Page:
Occurrence and toxicity of antimicrobial triclosan and by-products in the environment
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- Bedoux, G., Roig, B., Thomas, O. et al. Environ Sci Pollut Res (2012) 19: 1044. doi:10.1007/s11356-011-0632-z
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Introduction and aims
A review was undertaken on the occurrence, toxicity, and degradation of triclosan (TCS; 5-chloro-2,4-dichlorophenoxy)phenol) in the environment. TCS is a synthetic, broad-spectrum antibacterial agent incorporated in a wide variety of household and personal care products such as hand soap, toothpaste, and deodorants but also in textile fibers used in a range of other consumer products (e.g., toys, undergarments and cutting boards among other things).
Because of its partial elimination in sewage treatment plants, most reports describe TCS as one of the most commonly encountered substances in solid and water environmental compartments. It has been detected in a microgram per liter or microgram per kilogram level in sewage treatment plants (influents, effluents, and sludges), natural waters (rivers, lakes, and estuarine waters), and sediments as well as in drinking water.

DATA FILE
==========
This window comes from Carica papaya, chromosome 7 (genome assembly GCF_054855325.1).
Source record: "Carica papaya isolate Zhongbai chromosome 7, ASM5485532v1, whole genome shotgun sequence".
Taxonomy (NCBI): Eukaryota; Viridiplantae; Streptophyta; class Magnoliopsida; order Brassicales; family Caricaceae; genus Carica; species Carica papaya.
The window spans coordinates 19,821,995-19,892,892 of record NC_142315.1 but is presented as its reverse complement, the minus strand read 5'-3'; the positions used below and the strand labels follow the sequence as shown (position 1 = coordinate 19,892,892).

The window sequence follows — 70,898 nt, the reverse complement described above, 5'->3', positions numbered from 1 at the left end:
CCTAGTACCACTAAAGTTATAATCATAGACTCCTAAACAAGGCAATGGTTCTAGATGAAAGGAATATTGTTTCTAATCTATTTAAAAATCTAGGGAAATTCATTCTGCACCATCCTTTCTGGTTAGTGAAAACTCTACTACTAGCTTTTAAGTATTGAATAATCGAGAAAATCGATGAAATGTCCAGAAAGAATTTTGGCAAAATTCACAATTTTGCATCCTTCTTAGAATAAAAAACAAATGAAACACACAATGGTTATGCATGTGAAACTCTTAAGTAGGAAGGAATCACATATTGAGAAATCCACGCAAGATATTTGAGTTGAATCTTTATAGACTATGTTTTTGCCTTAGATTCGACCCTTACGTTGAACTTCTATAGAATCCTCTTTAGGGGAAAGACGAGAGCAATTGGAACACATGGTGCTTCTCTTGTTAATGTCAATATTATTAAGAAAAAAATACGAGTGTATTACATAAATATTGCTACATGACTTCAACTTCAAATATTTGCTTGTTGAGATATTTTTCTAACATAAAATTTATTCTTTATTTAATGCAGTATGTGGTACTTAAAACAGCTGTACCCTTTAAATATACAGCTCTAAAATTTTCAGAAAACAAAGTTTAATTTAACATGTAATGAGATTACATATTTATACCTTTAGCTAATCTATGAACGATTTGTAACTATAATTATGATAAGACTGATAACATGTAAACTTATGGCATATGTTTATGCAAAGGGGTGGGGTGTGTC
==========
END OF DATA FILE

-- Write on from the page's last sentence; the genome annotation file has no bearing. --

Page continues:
Moreover, due to its high hydrophobicity, TCS can accumulate in fatty tissues and has been found in fish and human samples (urine, breast milk, and serum). TCS is known to be biodegradable, photo-unstable, and reactive towards chlorine and ozone.
As a consequence, it can be transformed into potentially more toxic and persistent compounds, such as chlorinated phenols and biphenyl ethers after chlorination, methyl triclosan after biological methylation, and chlorinated dibenzodioxins after photooxidation. The toxicity of TCS toward aquatic organisms like fish, crustaceans, and algae has been demonstrated with EC50 values near TCS environmental concentrations. It has even been shown to produce cytotoxic, genotoxic, and endocrine disruptor effects.
Furthermore, the excessive use of TCS is suspected to increase the risk of emergence of TCS-resistant bacteria and the selection of resistant strains.